Daily Archives: August 5, 2010

The Mast Brothers

The life of a mariner is one given over to wanderlust—the quest for adventure, crossing unseen horizons to secure precious goods—only to bring them back to their home port. This same love of adventure and curiosity defines the brotherhood of Rick and Michael Mast. They share a fiercely independent spirit, leaping into the unknown and trusting that they’ll find the answer through endurance and dedication to their craft.

They began their voyage in their apartment, using a homemade machine to process cacao beans. Over time they cultivated their creation, sourcing beans from family farms in Madagascar, Venezuela, the Dominican Republic, and Ecuador. Each bar is handmade with incredible reverence for the process and history of chocolate. They are bound in ornamental papers and golden foil like a collection of rare books. Each bar offers its own story of flavors, and no two are exactly alike.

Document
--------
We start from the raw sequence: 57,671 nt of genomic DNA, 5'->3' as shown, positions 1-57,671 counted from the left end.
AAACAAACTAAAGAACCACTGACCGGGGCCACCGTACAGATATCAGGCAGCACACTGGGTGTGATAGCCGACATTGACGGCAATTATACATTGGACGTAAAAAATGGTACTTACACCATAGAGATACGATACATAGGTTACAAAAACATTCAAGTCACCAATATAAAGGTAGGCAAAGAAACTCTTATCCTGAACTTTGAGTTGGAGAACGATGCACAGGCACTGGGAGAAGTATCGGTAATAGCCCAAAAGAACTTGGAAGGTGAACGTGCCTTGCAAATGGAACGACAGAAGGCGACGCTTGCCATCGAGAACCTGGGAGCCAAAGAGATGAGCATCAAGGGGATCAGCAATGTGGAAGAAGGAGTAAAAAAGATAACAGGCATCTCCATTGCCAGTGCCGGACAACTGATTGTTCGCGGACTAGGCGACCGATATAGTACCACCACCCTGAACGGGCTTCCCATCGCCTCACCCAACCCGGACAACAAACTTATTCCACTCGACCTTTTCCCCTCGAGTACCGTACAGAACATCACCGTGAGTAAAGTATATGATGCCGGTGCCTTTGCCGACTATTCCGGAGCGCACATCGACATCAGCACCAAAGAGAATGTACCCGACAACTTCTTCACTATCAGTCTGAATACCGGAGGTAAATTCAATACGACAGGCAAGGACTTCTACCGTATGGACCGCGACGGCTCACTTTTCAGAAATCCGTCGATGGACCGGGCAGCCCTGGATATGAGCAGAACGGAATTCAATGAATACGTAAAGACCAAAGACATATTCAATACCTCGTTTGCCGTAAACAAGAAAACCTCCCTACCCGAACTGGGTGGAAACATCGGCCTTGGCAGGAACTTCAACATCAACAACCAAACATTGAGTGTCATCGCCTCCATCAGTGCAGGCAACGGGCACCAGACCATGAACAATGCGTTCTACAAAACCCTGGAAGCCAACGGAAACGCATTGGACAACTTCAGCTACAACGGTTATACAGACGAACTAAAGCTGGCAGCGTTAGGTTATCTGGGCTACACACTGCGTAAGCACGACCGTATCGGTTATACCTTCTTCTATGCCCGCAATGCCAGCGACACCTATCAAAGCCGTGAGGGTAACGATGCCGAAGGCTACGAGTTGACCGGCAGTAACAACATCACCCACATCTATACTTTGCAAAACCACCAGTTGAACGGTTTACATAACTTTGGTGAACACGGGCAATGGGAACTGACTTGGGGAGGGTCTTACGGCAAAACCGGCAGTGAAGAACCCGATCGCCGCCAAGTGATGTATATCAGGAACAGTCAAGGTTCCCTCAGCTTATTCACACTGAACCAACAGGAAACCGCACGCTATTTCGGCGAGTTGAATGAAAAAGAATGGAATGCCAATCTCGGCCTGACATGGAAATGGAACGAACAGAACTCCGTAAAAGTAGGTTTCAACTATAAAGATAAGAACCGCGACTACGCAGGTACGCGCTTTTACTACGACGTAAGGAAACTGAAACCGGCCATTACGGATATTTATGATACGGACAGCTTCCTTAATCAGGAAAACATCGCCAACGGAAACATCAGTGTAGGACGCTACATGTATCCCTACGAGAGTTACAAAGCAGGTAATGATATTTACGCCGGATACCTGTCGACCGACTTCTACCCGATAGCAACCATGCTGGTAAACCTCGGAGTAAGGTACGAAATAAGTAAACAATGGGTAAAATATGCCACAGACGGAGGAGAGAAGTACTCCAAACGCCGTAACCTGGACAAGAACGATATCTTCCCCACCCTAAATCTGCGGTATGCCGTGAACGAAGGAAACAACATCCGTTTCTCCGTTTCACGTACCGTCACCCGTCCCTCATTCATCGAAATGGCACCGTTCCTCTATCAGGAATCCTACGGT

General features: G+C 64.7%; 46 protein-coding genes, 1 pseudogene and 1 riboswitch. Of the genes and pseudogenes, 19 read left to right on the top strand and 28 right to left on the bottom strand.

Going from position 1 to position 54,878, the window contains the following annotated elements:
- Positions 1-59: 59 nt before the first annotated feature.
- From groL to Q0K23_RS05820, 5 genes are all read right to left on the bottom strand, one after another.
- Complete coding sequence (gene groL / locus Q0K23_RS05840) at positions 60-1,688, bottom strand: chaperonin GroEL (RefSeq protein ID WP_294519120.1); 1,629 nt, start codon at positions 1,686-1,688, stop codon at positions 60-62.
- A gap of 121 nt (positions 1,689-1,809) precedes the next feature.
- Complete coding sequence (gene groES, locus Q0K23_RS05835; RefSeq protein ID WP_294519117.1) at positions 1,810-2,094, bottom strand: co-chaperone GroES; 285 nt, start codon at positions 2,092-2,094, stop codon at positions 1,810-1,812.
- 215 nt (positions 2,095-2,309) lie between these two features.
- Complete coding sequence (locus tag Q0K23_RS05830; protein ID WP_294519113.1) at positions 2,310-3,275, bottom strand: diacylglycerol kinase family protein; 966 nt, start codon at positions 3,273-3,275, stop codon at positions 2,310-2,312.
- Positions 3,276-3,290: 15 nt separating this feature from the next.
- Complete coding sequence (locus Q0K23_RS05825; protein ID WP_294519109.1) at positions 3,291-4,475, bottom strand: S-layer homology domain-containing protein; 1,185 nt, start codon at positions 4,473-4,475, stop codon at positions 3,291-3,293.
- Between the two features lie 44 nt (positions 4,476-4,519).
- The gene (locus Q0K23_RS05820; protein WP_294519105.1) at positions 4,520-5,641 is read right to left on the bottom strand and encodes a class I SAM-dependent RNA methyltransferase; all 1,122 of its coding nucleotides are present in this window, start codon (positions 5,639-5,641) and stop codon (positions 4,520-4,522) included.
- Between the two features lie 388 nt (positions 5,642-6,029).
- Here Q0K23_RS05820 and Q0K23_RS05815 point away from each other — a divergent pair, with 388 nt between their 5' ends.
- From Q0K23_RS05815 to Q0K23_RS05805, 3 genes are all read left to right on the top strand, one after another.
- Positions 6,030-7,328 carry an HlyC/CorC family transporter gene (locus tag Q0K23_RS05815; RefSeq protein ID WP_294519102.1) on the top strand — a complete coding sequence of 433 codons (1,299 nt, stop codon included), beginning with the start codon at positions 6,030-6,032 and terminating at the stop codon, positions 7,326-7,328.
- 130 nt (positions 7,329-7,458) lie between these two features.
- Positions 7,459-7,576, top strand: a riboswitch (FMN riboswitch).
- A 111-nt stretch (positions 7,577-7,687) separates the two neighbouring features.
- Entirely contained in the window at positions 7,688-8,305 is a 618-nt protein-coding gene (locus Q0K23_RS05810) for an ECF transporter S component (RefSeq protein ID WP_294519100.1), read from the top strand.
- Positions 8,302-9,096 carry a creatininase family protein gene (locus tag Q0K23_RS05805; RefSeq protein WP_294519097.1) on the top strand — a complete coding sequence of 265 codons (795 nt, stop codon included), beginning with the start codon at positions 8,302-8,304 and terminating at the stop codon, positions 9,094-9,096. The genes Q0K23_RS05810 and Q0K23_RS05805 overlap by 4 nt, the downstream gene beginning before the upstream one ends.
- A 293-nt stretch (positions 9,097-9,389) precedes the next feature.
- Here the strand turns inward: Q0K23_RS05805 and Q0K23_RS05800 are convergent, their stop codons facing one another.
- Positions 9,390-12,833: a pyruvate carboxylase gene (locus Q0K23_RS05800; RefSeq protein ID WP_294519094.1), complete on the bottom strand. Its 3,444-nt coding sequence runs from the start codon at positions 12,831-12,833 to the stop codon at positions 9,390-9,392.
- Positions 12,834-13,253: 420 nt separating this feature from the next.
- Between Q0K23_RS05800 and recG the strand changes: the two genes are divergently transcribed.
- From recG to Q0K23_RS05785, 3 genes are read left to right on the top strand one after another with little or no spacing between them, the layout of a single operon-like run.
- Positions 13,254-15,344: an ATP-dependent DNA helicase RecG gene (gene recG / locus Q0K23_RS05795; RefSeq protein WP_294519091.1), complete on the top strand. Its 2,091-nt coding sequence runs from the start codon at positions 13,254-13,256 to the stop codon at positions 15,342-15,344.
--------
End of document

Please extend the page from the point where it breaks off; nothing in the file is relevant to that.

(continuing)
The Mast Brothers are now planning to navigate the mighty Atlantic, sailing to the Dominican Republic in search of beans and a deeper connection with the folks who grow them. Before they begin the next chapter, The Scout spent time with Rick and Michael documenting their story. Photo by Mindy Best.

via The Scout

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“The brainchild of longtime friends Colin Foord and Jared McKay, MORPHOLOGIC concocts installations that combine sound and light to transform the minute creatures that inhabit our coral reefs into strange, abstract works of surreal art. In the process, they bridge the gap that has long divided science and art. But don’t let appearances fool you; their work also captures a world that speaks volumes about the social interactions in the concrete spaces we create far above the ocean’s surface.” – Jorge Casuso, Miami New Times

Morphologic Studios

Morphologic Studios on vimeo

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‘The Lynx Nudibranch’  (Natural History Episode 14)
Last week we spent a moment making eyes with the oyster (Spondylus americanus). This week we’ll spend a moment with a diverse community of animals and plants that have colonized the upper shell of the very same oyster.  
Read the full description here: bit.ly/d6mR8O

‘The Sun Coral’  (Natural History Episode 9)